So Many Classics and So Many Sing-a-Longs on the Big Screen This Week
Pretty much every movie you can see in Twin Cities theaters this week.
10:43 AM CST on January 18, 2024
Not a bad week for special screenings, with heavy hitters likeThe Godfather, Part 2 and underseen world cinema gems like Ousmane Sembène's Emitaï playing. St. Louis Park's Showplace ICON is starting what it calls its "Cult Classics" series with A Clockwork Orange, which I bet is quite unsettling to see in a theater. And the Riverview has not one but TWO sing-a-longs this week, if that's more your speed.
Thursday, January 18
Purple Rain (1984)
Never heard of it. $12. 9:15 p.m. Saturday 11:59 p.m. More info here..
The Godfather, Part 2 (1974)
Now with even more Godfathers. $9/$12. 8 p.m. More info here.
Incarceration Play Project on Film (2022)
The story of Theseus, reset in the U.S. prison system. Sold out. 7 p.m. More info here.
Friday, January 19
Ousmane Sembène's story about a clash between a Senegalese tribe and the French. $8. Friday-Saturday 7 & 9 p.m. Sunday 3 & 5 p.m. More info here.
Orlando: My Political Biography (2023)
Walker Art Center
Paul B. Preciado reimagines Virginia Woolf's gender-fluid 1928 novel. Also Saturday. $12/$15. 7 p.m. More info here.
Saturday, January 20
The Land Before Time (1988)
I learned this weekend that the largest dinosaur now is supposedly the Argentinosaurus. That sounds like some bullshit to me. $5-$10. 1 p.m. More info here.
The Sound of Music Sing-a-Long (1965)
Word has it that this is the last time you'll get to sing along with Maria and the kids. $9/$14. 1 & 5:30 p.m. More info here.
Sunday, January 21
Galaxy Quest (1999)
The Alamo's salute to 1999 continues. $10. 6:30 p.m. More info here.
Emagine Willow Creek
The answer to the mystery equation is... loooooooove. Also Monday and Wednesday. $9. 1 & 7:10 p.m. More info here.
Cowboy Bebop: The Movie (2001)
Emagine Willow Creek
Bounty hunters of the future land on Mars. Through Tuesday. $11. 7 p.m. More info here.
Scorsese's cute tribute to Georges Méliès. With a pre-show set by The Dust of Suns. $20/$27. Music at 6 p.m. Movie at 7:30 p.m. More info here.
The Greatest Showman Sing-a-Long (2017)
Lotta singing-a-longing at the Riverview this weekend. $9/$14. 11:30 a.m. More info here.
Hard Eight (1996)
Philip Baker Hall, hell yeah. $8. 7:15 p.m. Monday-Tuesday 7 & 9:15 p.m. More info here.
Monday, January 22
A widower holds auditions for a new wife. What could go wrong? $10. 7:20 p.m. More info here.
The Dead Zone (1983)
Emagine Willow Creek
Christopher Walken can see the future! $6. 7:30 p.m. More info here.
Tuesday, January 23
Weird Science (1983)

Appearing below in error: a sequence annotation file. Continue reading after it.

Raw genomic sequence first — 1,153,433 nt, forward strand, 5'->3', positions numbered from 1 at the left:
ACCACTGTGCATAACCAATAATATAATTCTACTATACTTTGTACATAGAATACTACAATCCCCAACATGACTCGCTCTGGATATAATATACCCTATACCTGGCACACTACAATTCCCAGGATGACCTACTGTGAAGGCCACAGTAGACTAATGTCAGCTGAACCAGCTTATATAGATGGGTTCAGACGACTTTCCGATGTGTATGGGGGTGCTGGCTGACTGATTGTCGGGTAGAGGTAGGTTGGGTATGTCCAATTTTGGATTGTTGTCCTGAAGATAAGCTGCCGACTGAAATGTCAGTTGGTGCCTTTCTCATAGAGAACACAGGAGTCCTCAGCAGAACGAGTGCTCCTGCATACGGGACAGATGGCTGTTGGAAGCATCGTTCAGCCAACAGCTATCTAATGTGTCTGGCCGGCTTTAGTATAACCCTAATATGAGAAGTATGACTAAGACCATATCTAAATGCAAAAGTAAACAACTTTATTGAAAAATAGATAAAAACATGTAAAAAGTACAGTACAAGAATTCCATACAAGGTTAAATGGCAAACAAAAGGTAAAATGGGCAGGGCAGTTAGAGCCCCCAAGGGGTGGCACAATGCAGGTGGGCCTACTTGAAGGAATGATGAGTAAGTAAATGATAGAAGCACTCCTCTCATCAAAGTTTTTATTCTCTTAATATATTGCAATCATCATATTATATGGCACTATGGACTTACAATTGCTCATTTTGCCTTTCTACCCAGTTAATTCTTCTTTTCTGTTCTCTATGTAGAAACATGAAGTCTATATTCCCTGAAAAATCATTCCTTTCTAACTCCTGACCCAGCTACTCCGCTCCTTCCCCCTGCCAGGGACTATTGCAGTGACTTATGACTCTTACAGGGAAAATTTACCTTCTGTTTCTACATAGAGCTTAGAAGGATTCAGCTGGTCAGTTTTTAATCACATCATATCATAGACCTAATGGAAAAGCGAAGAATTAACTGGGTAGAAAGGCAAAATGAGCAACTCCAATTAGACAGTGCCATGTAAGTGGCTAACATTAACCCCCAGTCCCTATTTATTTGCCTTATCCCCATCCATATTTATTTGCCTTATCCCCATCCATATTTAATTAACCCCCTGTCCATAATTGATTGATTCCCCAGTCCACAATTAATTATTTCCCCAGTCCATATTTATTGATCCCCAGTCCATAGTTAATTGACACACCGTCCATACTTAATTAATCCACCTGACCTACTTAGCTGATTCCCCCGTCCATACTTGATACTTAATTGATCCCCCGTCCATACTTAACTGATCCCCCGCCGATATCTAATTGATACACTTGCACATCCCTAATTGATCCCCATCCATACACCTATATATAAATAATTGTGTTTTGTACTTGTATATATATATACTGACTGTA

With a young Robert Downey Jr. as a bully. $7. 7:20 p.m. More info here.
Gurren Lagann The Movie: The Lights in the Sky Are Stars (2024)
AMC Rosedale 14/AMC Southdale 16/Emagine Willow Creek
The fearsome Anti-Spiral proves too overwhelming for humanity to fight back. It figures. Also Wednesday. $13.57. 7 p.m. More info here.
A Case for Love (2024)
AMC Rosedale 14/AMC Southdale
A movie about the teachings of the guy who gave the sermon at Harry and Megan's wedding. $15.01. 4 & 7 p.m. More info here.
Wednesday, January 24
The Goonies (1985)
Your childhood was a lie. $15.04. 6:30 p.m. More info here.
Beautiful Wedding (2024)
AMC Rosedale 14/Bloomington 13 at Mall of America
The long-awaited sequel to Beautiful Disaster. $14. 7 p.m. More info here.
A Clockwork Orange (1971)
Man, classical music fans are fucked up. $8.60. 7 p.m. More info here.
Trylon Club Secret Screening
If it's a real secret they shouldn't even let anyone outside the club know it's happening. Free, Trylon members only. 7 p.m. More info here.
Opening This Week
Follow the links for showtimes.
Early in this Wim Wenders 3D documentary, we first glimpse the atelier of Anselm Kiefer, laden with his grim sculptures and paintings; only when the German artist himself rolls another piece into view, giving us a sense of scale, do we realize how massive the works are. There aren't enough wondrous moments like that here, Kiefer's aesthetic principles and practices both remain too opaque at the end of the film, and the 3D doesn't add much. But as pure spectacle, the experience of drifting through Kiefer's imposing oeuvre, which seems to speak with particular clarity to our own gray and hectic age, is worth the annoyance of donning some cumbersome specs. B+
A taxi driver and an elderly woman bond on a ride across Paris.
The End We Start From